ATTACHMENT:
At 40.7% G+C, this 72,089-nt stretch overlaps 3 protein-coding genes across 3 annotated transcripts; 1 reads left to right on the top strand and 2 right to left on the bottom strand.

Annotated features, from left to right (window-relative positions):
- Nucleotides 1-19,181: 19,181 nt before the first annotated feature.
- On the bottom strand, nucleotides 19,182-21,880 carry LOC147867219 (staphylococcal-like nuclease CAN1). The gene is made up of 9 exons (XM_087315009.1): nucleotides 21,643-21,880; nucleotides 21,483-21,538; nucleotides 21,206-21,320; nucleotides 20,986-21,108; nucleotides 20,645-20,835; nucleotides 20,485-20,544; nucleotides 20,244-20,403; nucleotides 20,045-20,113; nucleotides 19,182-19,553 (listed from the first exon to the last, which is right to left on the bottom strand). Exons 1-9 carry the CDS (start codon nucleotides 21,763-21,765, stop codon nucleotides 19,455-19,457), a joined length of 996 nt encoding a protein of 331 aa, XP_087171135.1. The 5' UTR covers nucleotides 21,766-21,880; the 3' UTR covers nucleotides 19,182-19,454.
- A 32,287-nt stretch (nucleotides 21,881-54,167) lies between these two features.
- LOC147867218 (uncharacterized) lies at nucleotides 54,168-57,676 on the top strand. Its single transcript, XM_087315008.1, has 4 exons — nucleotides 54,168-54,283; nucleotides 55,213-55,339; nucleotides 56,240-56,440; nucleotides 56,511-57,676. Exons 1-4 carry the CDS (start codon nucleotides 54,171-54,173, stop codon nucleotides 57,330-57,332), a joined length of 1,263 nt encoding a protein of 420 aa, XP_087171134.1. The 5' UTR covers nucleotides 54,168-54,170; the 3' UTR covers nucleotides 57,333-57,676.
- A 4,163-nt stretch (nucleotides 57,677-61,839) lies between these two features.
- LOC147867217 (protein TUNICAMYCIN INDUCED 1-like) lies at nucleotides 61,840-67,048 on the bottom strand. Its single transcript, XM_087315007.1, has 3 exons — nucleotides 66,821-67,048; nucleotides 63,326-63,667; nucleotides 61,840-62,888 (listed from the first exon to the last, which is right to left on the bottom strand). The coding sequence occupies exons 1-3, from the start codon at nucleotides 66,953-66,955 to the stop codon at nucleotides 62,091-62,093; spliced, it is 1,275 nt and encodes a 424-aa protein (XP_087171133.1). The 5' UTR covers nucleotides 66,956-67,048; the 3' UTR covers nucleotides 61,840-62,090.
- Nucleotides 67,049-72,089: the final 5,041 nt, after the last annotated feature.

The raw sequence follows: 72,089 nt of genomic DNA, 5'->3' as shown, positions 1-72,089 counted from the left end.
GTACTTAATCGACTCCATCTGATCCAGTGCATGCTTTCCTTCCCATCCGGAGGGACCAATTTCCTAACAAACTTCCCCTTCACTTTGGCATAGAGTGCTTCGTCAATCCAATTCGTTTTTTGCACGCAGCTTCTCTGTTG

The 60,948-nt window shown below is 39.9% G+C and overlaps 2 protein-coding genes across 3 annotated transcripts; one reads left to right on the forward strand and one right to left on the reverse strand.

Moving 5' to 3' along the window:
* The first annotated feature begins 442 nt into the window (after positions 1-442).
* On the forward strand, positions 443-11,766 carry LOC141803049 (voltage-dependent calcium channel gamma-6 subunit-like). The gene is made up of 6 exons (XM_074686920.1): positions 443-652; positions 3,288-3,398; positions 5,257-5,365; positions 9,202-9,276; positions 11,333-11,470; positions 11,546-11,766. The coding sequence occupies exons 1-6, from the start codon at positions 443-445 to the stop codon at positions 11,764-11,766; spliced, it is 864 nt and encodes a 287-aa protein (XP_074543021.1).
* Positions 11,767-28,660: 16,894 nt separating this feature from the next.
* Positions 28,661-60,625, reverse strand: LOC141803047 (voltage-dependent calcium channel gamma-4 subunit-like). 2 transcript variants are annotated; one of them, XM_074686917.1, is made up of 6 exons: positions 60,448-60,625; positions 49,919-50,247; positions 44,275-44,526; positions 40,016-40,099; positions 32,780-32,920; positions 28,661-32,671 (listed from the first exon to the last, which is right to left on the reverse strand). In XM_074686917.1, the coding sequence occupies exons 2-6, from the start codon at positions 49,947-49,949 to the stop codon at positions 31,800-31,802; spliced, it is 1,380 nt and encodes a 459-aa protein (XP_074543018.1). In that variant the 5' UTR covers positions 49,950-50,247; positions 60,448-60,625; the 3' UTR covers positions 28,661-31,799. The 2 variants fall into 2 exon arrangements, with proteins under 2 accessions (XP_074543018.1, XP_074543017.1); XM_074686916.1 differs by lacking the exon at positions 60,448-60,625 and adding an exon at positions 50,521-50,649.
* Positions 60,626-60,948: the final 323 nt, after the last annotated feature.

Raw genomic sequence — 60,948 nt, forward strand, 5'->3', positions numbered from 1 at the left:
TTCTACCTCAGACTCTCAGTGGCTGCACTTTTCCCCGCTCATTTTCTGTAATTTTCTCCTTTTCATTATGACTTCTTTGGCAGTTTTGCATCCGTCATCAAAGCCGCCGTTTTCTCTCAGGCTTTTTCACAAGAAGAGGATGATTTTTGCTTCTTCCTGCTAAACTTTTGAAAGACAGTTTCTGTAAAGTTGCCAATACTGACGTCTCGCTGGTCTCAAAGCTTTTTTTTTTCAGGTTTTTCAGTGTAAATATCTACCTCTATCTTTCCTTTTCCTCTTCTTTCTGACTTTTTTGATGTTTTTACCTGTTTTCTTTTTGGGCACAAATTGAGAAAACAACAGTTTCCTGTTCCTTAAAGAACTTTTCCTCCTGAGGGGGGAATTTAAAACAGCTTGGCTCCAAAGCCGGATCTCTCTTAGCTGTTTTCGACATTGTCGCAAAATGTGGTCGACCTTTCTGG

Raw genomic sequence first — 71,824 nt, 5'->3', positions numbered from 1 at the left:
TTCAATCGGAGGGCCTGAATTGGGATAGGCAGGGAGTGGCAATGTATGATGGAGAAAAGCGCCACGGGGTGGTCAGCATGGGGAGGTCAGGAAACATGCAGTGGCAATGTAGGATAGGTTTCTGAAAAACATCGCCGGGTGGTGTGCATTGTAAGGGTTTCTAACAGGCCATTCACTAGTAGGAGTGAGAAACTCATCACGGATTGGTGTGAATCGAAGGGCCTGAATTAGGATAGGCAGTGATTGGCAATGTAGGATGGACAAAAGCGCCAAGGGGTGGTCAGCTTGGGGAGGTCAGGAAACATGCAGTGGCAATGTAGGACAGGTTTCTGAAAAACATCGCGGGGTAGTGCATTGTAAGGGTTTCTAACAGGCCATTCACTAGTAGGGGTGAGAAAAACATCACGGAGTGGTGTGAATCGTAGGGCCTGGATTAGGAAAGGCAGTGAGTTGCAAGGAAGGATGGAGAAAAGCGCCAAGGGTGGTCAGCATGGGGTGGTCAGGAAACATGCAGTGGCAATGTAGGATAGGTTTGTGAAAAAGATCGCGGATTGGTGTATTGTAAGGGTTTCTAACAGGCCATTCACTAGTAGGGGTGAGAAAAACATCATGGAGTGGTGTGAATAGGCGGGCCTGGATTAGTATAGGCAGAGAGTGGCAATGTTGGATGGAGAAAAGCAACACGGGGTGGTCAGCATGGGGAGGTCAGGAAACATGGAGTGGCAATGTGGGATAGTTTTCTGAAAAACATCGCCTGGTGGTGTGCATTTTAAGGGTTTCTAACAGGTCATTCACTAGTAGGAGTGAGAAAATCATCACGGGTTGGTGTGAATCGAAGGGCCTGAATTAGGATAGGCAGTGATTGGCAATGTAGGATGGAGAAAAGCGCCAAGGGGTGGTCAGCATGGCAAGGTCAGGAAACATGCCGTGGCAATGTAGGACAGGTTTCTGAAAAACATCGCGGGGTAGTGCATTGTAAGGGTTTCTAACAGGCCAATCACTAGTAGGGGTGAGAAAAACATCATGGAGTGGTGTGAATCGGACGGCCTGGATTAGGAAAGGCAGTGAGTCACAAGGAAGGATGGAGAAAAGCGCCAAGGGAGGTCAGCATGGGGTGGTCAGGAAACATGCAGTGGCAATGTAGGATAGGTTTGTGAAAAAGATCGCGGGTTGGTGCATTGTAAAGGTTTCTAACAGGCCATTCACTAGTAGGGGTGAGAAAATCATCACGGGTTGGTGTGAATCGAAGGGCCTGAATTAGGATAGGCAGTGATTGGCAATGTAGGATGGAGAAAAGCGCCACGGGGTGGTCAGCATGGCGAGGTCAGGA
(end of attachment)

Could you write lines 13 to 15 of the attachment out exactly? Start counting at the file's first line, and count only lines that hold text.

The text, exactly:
Moving 5' to 3' along the window:
* The first annotated feature begins 442 nt into the window (after positions 1-442).
* On the forward strand, positions 443-11,766 carry LOC141803049 (voltage-dependent calcium channel gamma-6 subunit-like). The gene is made up of 6 exons (XM_074686920.1): positions 443-652; positions 3,288-3,398; positions 5,257-5,365; positions 9,202-9,276; positions 11,333-11,470; positions 11,546-11,766. The coding sequence occupies exons 1-6, from the start codon at positions 443-445 to the stop codon at positions 11,764-11,766; spliced, it is 864 nt and encodes a 287-aa protein (XP_074543021.1).